Network coding is emerging as a "hot topic" in communications and networking, with many fundamental results appearing rapidly since the publication of the seminal paper by Ahlswede, Cai, Li, and Yeung in the IEEE Transactions on Information Theory in 2000. The celebrated min-cut, max-flow theorem states that a source node can send a commodity through a network to a sink node at the rate determined by the min-cut separating the source and the sink. The above paper, surprisingly, showed that by re-encoding at nodes, the min-cut rate can also be achieved when multicasting to several sinks. Perhaps just as importantly, recent results have shown that network coding can improve the security and robustness of networks.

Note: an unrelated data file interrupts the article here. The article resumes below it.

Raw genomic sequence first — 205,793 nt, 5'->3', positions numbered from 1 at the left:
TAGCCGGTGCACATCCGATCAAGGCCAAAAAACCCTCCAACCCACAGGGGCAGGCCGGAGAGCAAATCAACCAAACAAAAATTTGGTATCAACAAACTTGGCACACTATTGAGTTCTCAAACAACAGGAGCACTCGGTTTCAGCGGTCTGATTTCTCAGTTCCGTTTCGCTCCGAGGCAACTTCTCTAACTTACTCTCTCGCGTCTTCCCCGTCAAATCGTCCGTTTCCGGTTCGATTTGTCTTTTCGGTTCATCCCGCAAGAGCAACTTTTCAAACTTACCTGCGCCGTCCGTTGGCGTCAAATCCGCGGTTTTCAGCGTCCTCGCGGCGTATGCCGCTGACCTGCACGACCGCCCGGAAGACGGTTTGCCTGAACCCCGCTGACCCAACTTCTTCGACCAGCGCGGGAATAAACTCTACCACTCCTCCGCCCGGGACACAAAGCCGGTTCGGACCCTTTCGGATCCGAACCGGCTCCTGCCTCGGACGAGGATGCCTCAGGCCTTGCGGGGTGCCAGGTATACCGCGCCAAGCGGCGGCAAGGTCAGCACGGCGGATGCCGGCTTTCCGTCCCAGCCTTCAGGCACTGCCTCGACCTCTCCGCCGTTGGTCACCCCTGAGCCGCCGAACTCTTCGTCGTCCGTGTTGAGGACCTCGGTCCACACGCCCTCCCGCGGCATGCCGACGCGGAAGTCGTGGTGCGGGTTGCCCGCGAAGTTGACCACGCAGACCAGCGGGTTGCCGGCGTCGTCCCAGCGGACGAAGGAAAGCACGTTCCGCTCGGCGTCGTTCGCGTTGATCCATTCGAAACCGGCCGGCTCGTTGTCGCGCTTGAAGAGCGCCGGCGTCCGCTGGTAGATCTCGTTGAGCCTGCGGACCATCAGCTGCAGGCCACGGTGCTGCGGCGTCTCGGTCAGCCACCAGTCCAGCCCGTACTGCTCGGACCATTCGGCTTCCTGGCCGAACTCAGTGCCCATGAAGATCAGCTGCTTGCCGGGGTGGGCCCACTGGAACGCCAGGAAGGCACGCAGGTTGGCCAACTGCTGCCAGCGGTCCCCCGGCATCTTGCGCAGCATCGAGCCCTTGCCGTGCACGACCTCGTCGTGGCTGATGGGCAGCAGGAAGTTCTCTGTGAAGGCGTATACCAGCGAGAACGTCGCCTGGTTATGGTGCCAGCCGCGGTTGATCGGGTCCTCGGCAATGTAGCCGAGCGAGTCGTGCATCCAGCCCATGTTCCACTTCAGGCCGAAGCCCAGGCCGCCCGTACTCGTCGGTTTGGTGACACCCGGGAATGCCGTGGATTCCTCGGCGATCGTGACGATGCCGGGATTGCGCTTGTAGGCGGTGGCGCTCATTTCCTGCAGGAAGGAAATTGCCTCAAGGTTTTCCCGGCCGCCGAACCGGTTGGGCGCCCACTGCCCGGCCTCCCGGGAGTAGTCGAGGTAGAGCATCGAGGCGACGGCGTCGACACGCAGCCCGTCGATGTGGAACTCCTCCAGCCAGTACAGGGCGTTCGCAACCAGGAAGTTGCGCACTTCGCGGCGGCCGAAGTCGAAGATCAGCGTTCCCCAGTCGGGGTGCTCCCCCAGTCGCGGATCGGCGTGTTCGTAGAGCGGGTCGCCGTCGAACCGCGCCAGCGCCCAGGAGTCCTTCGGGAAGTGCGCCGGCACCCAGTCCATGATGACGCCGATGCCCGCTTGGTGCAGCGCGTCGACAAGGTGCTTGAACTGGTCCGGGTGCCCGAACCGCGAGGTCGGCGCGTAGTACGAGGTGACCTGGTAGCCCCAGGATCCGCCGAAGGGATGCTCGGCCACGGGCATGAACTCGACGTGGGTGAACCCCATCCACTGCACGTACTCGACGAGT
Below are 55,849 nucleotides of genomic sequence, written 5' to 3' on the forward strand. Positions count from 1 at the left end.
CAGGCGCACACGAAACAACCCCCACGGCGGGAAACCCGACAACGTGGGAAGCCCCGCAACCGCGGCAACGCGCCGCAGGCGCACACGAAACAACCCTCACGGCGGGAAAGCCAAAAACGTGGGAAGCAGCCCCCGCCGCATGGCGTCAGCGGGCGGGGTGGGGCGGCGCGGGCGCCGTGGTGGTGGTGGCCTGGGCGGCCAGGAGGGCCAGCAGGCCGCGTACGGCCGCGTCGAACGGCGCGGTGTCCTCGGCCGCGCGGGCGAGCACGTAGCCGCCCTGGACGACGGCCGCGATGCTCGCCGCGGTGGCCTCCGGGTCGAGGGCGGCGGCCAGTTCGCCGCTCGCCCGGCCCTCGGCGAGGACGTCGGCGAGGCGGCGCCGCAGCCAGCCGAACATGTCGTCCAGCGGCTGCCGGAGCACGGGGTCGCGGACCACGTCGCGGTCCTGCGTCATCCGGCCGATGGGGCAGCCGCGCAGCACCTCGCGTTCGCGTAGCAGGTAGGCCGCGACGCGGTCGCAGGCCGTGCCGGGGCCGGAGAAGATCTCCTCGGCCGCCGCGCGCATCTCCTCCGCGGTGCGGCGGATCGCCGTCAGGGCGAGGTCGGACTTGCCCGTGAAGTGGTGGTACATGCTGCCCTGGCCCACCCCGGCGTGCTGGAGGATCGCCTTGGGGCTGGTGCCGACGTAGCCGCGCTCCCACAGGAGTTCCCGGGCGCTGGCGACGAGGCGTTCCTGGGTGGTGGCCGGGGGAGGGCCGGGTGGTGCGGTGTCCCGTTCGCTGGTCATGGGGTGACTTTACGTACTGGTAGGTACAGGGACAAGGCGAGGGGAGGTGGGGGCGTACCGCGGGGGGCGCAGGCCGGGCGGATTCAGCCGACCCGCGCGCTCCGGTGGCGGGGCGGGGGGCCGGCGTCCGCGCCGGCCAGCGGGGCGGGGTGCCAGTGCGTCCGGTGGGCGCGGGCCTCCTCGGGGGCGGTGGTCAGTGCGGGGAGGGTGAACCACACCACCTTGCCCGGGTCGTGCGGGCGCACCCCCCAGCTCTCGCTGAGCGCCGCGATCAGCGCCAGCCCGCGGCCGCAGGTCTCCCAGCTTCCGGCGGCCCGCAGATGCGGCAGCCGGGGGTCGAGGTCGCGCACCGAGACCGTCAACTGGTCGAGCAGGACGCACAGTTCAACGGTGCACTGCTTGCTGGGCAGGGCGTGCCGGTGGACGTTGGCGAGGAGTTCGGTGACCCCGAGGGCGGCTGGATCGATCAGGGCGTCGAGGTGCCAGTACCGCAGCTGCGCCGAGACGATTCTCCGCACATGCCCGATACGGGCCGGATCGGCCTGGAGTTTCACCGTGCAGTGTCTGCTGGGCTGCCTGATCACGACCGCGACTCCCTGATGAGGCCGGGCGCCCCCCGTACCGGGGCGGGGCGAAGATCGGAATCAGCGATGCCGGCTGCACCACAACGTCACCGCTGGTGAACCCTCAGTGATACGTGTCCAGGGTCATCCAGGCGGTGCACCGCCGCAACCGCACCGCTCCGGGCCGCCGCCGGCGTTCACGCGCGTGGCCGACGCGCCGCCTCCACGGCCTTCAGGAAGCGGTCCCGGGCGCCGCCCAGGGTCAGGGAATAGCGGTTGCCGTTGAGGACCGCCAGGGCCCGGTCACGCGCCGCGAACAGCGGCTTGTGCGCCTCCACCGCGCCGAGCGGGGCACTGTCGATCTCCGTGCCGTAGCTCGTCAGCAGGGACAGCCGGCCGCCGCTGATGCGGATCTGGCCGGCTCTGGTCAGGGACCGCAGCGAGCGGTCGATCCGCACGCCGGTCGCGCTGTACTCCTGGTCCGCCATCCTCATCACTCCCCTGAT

The broad interest in this topic, which has attracted researchers from across the spectrum from coding and networking to computer science, is a result of both the interdisciplinary nature of the problems, and the potential impact that network coding might have on the operation of future networks.
This workshop will consist of talks by leading researchers in network coding. The aim of the workshop will be the dissemination of the most recent breakthroughs, and an exchange of ideas to further advance the area.